Het Nieuwsblad and Kuurne-Brussels-Kuurne are the first opportunities for northern European fans to check out the new hardware.

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Mechanic’s tool tray.

Our trawl always starts on the Friday evening at the Holiday Inn, Ghent where F des J, Cofidis and Rabobank (now Belkin) set up shop for the first ‘real’ races of the year.

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F des J mechanic plugs on.

It seems like the dream job, working on gorgeous carbon creations every day – but the reality is different.

Cold car parks, rain, water and power hook up hassles then do it all again the next day.

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Cofidis mechs get the cars washed too.

And don’t forget to wash the team cars…

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The buffet dinner sign reminds the Belkin mechanic he’s not eaten yet.

And whilst the name on the bikes may be different, it’s the same gig whether you’re French or Dutch.

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A somewhat ‘raw’ prototype.

But for bicycle obsessive fans there’s always something interesting to see – like this new, still raw carbon Lapierre suspension set up.

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MTN’s Treks.

It’s harder to bike skek up at the Het Nieuwsblad start these days, but we like the new Treks.

The US firm have moved on from the early Lance days and their bikes have ‘the look’ nowadays – but our jury is still out on that under-the-bracket rear brake location.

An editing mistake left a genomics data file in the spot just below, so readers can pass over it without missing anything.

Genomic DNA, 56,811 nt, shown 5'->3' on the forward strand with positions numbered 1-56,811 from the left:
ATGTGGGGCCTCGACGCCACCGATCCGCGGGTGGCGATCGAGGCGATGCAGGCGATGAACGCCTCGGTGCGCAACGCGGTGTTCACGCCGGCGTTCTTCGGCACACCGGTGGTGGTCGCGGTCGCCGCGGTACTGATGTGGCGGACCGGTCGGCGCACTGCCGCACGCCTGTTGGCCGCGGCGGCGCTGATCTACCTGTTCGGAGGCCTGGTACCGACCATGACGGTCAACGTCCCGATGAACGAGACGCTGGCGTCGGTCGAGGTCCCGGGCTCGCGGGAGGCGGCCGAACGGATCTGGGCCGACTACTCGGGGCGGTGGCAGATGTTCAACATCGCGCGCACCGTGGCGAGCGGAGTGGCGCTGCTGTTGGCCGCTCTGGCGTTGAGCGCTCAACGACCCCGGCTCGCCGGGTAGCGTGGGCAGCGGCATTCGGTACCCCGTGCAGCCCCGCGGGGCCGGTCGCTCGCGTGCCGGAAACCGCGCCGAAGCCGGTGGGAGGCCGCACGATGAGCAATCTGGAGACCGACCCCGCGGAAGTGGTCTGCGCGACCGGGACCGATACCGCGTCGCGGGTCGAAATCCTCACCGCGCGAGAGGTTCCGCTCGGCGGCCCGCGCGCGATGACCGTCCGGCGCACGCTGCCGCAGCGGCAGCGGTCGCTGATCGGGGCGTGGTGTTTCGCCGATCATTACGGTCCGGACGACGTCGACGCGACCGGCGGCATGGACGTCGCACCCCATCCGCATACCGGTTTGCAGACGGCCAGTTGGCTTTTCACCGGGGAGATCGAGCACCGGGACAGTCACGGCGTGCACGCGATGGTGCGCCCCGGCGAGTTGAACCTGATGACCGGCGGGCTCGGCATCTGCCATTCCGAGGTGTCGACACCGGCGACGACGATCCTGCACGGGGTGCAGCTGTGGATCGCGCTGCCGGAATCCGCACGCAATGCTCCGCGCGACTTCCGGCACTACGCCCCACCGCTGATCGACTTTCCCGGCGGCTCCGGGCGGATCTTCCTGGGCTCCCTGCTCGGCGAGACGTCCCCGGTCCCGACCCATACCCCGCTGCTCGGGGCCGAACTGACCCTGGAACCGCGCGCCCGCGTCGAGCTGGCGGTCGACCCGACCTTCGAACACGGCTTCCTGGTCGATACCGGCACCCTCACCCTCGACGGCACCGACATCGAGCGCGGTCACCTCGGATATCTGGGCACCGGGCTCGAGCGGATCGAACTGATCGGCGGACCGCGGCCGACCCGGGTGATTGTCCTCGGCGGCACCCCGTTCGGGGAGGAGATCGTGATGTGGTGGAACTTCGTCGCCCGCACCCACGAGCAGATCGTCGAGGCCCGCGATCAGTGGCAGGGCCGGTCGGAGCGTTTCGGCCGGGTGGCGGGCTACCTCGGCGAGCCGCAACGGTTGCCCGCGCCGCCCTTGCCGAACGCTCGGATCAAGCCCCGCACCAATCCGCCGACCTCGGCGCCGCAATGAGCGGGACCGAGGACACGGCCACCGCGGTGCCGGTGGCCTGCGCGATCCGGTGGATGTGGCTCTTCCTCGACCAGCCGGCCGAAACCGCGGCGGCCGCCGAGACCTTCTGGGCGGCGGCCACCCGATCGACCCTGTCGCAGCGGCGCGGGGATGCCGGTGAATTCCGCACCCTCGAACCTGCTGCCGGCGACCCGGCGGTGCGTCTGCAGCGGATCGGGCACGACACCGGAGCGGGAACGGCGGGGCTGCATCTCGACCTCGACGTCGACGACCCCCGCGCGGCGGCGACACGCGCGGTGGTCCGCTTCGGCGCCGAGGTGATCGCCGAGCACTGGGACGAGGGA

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Rotor’s Q Rings.

The Spanish firm Rotor are making big in-roads into the transmission market on road and track with their cranksets and ‘tuneable’ chainrings – you can alter the ring position for climbing/TT/sprinting.

Non World Tour teams generally don’t get cranksets with the groupsets they receive/buy at a subsidised rate from Campag/Shimano/Sram – that’s why you’ll see them on Rotor or FSA cranksets.

If you want to break into the massive Sportive market then you have to have your product on the pro’s bikes…

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Topsport-Vlaanderen’s lovely Merckxs.

Eddy is no longer the owner of the company but they maintain their long association with the team which is now part of Flemish cycling culture.

We like the mean matt black look and no nonsense ‘pro bike’ set up.

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The plain celeste Androni Bianchis.

Coppi and Gimondi rode the same colour scheme but it’s still super cool; we like it best with no stripes or fades – just plain ‘celeste’ with that nice matching tape.

These are the Androni bikes and Bianchi are the bike supplier to the Belkin team too.

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CCC are on Guerciottis.

More known for their cyclocross bikes in recent years with the likes of Daniele Pontoni; Guerciotti sponsored teams ‘back in the day’ with Gibi Baronchelli and Giovanni Bataglin both winning on Guerciottis.

They’ve gone down the Trek route with under the bracket rear brake – and you certainly won’t miss them in the dark.